The Mineola School District welcomed four new members to its permanent ranks recently, granting tenure status to Dr. Patricio A. Romero, psychologist at , Bette Sloane, math teacher at the high school, Sharon Macken, the district’s chief information officer, and Marc Ratner, a music teacher at the .
“It’s like a marriage,” Superintendent Dr. Michael Nagler said during the meeting at the on June 6, “they’re going to be with us for 30 more years, easy and with teachers there’s no divorce so you either know right now or not whether they’re a match and I’m confident that the 4 people we gave tenure to this evening are a match for our school district and going to serve us well.”
Macken began as an intern in the position “and grew as the job grew,” Dr. Nagler said. “This is probably the most thankless job in the district; it’s crunching numbers and reporting them accurately to the state in everything we report. And the more we get involved with APPR and what portion of the teacher is teaching what child and what portion of that child’s test goes to what person, Sharon’s job becomes more and more important.”
Ratner, whose father had helped establish the middle school music department which has received state-wide recognition, was not the subject of any sort of nepotism according to the administrators who spoke on his behalf before the board.
“His son comes in and not only builds upon the legacy, but continues to distinguish himself on a daily basis,” principal Mark Barth said. “Kids are engaged, he gets kids to focus on the things that they enjoy, he provides them an opportunity to open their eyes to new opportunities, creativity. He came to meetings and he almost set the standard as how one should be for being prepared to have conversations about music program scheduling.”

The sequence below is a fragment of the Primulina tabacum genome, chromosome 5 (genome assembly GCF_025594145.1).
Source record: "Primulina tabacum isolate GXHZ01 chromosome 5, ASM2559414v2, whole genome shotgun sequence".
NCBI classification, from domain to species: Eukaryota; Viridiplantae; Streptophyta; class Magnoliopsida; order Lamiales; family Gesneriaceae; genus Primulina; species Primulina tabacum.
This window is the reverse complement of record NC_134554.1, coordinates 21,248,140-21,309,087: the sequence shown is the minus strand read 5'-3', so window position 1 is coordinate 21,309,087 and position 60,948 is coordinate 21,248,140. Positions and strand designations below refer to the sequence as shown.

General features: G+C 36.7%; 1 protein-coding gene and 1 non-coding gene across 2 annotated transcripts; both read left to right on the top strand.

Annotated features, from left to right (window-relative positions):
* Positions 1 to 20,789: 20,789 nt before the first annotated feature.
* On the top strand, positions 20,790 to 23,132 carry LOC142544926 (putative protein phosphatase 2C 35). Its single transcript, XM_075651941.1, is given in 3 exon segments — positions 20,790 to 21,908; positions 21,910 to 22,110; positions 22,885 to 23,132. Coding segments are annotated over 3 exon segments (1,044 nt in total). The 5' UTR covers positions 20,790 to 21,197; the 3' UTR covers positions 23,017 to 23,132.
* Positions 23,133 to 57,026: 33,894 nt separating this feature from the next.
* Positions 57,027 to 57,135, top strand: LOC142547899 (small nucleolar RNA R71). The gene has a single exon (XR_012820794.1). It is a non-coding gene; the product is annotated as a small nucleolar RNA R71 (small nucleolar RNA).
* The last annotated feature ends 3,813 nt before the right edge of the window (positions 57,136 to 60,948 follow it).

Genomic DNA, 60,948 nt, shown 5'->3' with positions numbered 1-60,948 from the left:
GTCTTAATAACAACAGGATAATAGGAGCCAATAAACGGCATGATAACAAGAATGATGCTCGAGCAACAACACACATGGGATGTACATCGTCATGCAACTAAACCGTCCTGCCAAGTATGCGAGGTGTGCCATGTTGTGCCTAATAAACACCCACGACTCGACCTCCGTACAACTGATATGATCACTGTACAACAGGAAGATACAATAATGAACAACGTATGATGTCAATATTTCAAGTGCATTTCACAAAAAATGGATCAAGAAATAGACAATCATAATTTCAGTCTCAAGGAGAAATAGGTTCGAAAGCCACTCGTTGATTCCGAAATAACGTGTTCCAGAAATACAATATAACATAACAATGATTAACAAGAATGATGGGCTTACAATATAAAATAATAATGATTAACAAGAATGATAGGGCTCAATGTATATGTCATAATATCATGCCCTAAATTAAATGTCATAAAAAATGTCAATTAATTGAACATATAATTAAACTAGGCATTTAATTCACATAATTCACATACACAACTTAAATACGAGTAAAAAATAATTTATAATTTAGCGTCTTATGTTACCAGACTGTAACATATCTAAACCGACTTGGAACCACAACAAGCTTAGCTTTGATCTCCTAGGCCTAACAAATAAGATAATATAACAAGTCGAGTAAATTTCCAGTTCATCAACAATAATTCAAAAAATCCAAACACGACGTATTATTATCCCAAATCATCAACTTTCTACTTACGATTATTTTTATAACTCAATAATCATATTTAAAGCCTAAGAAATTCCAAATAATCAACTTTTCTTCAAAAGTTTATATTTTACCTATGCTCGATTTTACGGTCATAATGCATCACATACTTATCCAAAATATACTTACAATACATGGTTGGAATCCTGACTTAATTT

Speaking to Ratner, Superintendent Nagler added that “you’re so different from your dad that you’ve made a name for yourself. You are incredibly quit and demure – unlike your father – and you have a way with kids; the music exploration class, the concerts I’ve attended and what you do with kids that traditionally do not take music, they don’t want any part in music... you have added this whole new perspective to kids.”
Of Sloane, high school principal Ed Escobar said that “she does it all, if you know her, with great enthusiasm. She’s so enthusiastic, I think she now realizes that she really can’t come in to see me like that early in the morning because she’s more enthusiastic than anyone else in the school.”
Escobar credited Sloane with helping to , offering integrated algebra to the eighth grade as a double period and a contest she held with geometry and art, winning a trip to the Met in the process.
“A lot of people think math people really are one side of the brain and they don’t explore that creative and artsy side on the other,” Dr. Nagler said, “and Beth really proves that false. She’s an accomplished photographer, she is very much into the arts and she weaves it into math... and she is able to engage kids using different disciplines.”
While Dr. Romero has been a school psychologist for the past several years, it was one night which really struck Escobar about him which continues to resonate: the candlelight vigil held for , shortly after his passing in 2010.
“We knew there was going to be a big crowd there,” Escobar recalled, “we didn’t know how we were going to handle it.”
A total of 400 students had arrived that night and Romero, who is also bilingual, came and stayed until after sunset and “until the last student left,” sometime after 10 p.m.
“He did it on his own and he stayed the whole time and he never said anything about the time or the hour, he just did it, he stayed with us and he was talking to kids and he had just started here,” Escobar said.
Superintendent Nagler also noted Romero advocation for three unnamed students who were facing issues, saying “that’s who you want advocating for kids. He impressed me greatly with his commitment, his knowledge of the kids, his knowledge of the families, his ability to communicate with the families and for the betterment of the situation and for these students.”